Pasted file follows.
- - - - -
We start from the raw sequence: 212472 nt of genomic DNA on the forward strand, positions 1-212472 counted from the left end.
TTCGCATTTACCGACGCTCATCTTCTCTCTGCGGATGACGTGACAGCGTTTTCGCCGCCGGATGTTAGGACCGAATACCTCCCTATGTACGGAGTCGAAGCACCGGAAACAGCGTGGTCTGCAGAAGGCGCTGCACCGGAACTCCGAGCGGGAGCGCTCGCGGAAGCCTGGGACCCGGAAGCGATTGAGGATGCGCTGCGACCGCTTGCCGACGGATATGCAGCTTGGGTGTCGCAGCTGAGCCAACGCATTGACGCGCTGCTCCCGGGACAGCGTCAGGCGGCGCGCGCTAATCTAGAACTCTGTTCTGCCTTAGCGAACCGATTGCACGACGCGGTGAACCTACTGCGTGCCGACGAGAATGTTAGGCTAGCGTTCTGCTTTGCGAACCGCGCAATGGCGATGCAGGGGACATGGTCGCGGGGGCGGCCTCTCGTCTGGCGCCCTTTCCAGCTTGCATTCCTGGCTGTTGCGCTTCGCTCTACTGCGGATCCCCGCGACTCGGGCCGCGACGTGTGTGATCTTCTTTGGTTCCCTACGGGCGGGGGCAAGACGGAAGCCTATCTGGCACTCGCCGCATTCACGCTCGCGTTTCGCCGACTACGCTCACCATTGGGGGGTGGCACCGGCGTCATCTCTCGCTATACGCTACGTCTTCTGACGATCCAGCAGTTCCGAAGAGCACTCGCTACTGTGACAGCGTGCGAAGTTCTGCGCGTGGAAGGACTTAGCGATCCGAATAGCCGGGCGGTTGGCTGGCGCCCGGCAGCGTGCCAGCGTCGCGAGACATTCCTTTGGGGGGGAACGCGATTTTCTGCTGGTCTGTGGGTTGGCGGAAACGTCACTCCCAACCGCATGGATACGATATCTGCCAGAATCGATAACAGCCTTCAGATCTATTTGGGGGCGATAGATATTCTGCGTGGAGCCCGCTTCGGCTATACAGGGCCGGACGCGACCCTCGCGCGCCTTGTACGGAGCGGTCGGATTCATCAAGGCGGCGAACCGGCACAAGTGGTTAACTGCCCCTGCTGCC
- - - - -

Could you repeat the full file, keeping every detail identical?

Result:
We start from the raw sequence: 212472 nt of genomic DNA on the forward strand, positions 1-212472 counted from the left end.
TTCGCATTTACCGACGCTCATCTTCTCTCTGCGGATGACGTGACAGCGTTTTCGCCGCCGGATGTTAGGACCGAATACCTCCCTATGTACGGAGTCGAAGCACCGGAAACAGCGTGGTCTGCAGAAGGCGCTGCACCGGAACTCCGAGCGGGAGCGCTCGCGGAAGCCTGGGACCCGGAAGCGATTGAGGATGCGCTGCGACCGCTTGCCGACGGATATGCAGCTTGGGTGTCGCAGCTGAGCCAACGCATTGACGCGCTGCTCCCGGGACAGCGTCAGGCGGCGCGCGCTAATCTAGAACTCTGTTCTGCCTTAGCGAACCGATTGCACGACGCGGTGAACCTACTGCGTGCCGACGAGAATGTTAGGCTAGCGTTCTGCTTTGCGAACCGCGCAATGGCGATGCAGGGGACATGGTCGCGGGGGCGGCCTCTCGTCTGGCGCCCTTTCCAGCTTGCATTCCTGGCTGTTGCGCTTCGCTCTACTGCGGATCCCCGCGACTCGGGCCGCGACGTGTGTGATCTTCTTTGGTTCCCTACGGGCGGGGGCAAGACGGAAGCCTATCTGGCACTCGCCGCATTCACGCTCGCGTTTCGCCGACTACGCTCACCATTGGGGGGTGGCACCGGCGTCATCTCTCGCTATACGCTACGTCTTCTGACGATCCAGCAGTTCCGAAGAGCACTCGCTACTGTGACAGCGTGCGAAGTTCTGCGCGTGGAAGGACTTAGCGATCCGAATAGCCGGGCGGTTGGCTGGCGCCCGGCAGCGTGCCAGCGTCGCGAGACATTCCTTTGGGGGGGAACGCGATTTTCTGCTGGTCTGTGGGTTGGCGGAAACGTCACTCCCAACCGCATGGATACGATATCTGCCAGAATCGATAACAGCCTTCAGATCTATTTGGGGGCGATAGATATTCTGCGTGGAGCCCGCTTCGGCTATACAGGGCCGGACGCGACCCTCGCGCGCCTTGTACGGAGCGGTCGGATTCATCAAGGCGGCGAACCGGCACAAGTGGTTAACTGCCCCTGCTGCC